Feeling Thankful For Health Care


Nearly a month ago, DG was in hospital with appendicitis. It’s not a rare condition by any means and I think it’s commonality means that we somewhat belittle the pain it incurs. Watching DG, who has quite a high pain threshold, writhe in pain assured me it was not a pleasant experience. Watching DG high on a cocktail of morphine and endone which caused his filter of what was appropriate to say to disappear completely was hilarious.

His experience in hospital wasn’t an enjoyable one. There was the waiting until 3:30am to be seen by a surgeon despite arriving at 2:30pm the previous day, the routine surgery ending up not-so-routine when DG stopped breathing on the table. There was the potential removal of his gall bladder and what ended up being unnecessary fasting for 18 hours and the five hour wait in the discharge lounge before finally going home. There was also the nurse who sent me home in the middle of the night after waking me up, despite the fact every other nurse had told me I could stay.

For a four day stint in hospital, we had a lot happen that wasn’t lovely.

But despite all of the crap that happened, I feel lucky. Lucky that we live in a country that despite the fact he wasn’t seen by a surgeon until the very early hours of the morning, DG was admitted to a bed almost immediately and was in surgery less than 24 hours later.

Lucky that our hospitals have the necessary medical equipment to make the appropriate diagnosis and to make DG breathe again, of which I am the most thankful I have ever been.

Lucky that despite the fact that nurses are overworked and underpaid (in my opinion), DG had nurses who genuinely cared about his wellbeing and called a few times over his first week at home to make sure he was okay.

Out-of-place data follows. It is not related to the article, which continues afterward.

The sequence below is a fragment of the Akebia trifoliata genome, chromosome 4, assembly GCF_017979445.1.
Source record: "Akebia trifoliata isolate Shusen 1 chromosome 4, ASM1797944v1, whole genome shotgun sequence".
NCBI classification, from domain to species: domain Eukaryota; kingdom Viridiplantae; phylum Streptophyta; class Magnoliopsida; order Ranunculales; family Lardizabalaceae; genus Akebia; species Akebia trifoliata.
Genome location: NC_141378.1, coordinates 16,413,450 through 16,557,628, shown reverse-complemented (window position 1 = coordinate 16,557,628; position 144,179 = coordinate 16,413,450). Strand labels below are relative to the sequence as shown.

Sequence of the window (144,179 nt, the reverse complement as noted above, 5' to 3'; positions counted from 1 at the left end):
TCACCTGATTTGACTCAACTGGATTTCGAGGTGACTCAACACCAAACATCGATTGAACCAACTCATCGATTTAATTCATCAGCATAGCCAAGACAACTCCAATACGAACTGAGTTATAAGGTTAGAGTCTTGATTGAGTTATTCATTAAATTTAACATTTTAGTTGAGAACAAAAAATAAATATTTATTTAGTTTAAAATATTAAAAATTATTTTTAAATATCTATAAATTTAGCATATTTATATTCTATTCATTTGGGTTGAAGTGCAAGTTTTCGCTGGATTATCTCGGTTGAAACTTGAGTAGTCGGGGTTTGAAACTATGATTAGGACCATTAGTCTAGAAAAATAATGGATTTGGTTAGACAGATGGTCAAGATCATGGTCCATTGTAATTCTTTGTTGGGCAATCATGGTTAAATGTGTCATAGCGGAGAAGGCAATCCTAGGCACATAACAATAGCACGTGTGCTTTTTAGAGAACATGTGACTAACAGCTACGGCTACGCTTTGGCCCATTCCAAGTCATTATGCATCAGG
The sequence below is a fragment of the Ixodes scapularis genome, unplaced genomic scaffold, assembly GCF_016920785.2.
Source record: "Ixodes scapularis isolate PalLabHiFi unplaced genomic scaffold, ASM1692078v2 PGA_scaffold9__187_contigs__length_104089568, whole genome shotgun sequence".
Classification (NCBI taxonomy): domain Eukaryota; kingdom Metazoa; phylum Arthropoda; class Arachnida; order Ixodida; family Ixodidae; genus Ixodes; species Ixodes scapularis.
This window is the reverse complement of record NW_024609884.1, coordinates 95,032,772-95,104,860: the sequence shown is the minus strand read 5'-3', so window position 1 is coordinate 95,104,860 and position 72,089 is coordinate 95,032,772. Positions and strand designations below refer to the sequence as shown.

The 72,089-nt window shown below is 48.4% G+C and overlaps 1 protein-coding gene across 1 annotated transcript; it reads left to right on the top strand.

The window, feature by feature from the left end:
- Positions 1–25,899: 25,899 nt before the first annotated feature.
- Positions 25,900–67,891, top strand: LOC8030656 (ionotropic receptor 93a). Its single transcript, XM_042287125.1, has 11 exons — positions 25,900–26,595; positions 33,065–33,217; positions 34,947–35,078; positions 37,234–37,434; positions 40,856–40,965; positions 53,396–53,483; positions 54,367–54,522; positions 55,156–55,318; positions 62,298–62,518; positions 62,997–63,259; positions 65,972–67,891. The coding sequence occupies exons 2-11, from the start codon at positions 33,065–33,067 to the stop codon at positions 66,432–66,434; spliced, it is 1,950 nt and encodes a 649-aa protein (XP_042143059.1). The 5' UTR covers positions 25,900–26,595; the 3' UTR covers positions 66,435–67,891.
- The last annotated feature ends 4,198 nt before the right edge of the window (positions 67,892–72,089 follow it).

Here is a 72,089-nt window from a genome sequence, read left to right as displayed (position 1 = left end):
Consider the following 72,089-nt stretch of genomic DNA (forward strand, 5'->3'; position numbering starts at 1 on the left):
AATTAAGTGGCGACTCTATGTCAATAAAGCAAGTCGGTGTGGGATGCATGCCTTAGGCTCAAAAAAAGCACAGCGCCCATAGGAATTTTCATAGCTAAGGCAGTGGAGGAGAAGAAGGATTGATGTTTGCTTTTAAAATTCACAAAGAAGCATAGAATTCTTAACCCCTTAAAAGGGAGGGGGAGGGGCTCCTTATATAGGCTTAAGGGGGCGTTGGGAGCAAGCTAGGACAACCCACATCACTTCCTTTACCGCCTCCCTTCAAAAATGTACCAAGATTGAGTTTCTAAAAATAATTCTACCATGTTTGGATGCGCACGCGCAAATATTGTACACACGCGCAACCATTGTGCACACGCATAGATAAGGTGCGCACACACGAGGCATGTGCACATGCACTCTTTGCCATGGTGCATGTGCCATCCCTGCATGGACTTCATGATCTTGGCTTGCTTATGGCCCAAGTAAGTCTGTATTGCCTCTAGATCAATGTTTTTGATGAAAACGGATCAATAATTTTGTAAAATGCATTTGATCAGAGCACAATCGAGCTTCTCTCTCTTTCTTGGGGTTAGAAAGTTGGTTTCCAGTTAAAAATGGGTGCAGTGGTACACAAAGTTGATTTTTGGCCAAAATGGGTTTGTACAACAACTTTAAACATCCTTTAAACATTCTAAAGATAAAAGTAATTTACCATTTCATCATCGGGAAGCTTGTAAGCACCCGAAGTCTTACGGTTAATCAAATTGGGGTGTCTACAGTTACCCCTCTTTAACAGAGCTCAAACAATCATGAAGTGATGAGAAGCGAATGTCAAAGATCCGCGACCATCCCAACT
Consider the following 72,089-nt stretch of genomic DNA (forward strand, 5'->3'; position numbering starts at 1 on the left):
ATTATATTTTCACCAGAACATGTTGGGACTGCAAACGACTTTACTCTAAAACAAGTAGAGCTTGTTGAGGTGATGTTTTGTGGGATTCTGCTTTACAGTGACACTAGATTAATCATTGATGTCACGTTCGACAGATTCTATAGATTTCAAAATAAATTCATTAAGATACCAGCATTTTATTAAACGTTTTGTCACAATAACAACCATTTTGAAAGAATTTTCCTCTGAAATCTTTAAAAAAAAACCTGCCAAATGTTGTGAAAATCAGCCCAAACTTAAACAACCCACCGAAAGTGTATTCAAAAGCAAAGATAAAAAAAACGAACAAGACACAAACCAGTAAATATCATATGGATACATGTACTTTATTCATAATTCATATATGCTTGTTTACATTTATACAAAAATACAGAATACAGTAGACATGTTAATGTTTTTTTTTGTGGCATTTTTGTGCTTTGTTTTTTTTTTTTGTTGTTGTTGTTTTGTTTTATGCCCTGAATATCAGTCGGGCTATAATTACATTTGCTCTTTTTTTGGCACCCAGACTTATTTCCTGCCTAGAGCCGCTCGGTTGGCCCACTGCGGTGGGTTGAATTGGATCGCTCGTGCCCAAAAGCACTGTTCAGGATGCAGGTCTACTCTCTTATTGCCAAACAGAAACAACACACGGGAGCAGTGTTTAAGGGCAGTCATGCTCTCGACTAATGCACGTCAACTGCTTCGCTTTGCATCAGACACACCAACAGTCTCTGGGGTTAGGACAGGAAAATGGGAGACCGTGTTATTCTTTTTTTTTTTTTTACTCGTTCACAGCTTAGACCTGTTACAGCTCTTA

But most of all, lucky that all of this medical attention cost the grand sum of zero dollars (with the exception of $40 in parking and many dollars on coffee and food once DG was able to eat again and dinner wasn’t enough. Seriously, I think there’s a lot of money to be made in hospital parking and cafes).

Say what you will about our health care system and believe me, I know it’s not perfect, but there aren’t an overabundance of places in the world where DG would have received this kind of treatment this quickly and for free. So while there is still a long way to go, I think we should all take a moment to recognise just how good we have it here in Australia.

What are you feeling thankful for? Have you had good experiences with our health care system?



  • 26 Years & Counting

    I have a love/hate relationship with our health system. I’m beyond glad we have it, but being stuck in the depths of it for a few years for various conditions for my other half also makes me hate it a lot.

    • Monique Fischle

      Even while being thankful, I was still getting pretty cranky while at the hospital with DG. When he stopped breathing during surgery, the only reason I found out is they told him in recovery and he told me. I was not kept in the loop and was waiting for 5 hours with no news despite being told I would be called when he was in recovery. So while I’m thankful for our health system, I understand the frustration of many who have had far worse experiences than I could ever imagine.

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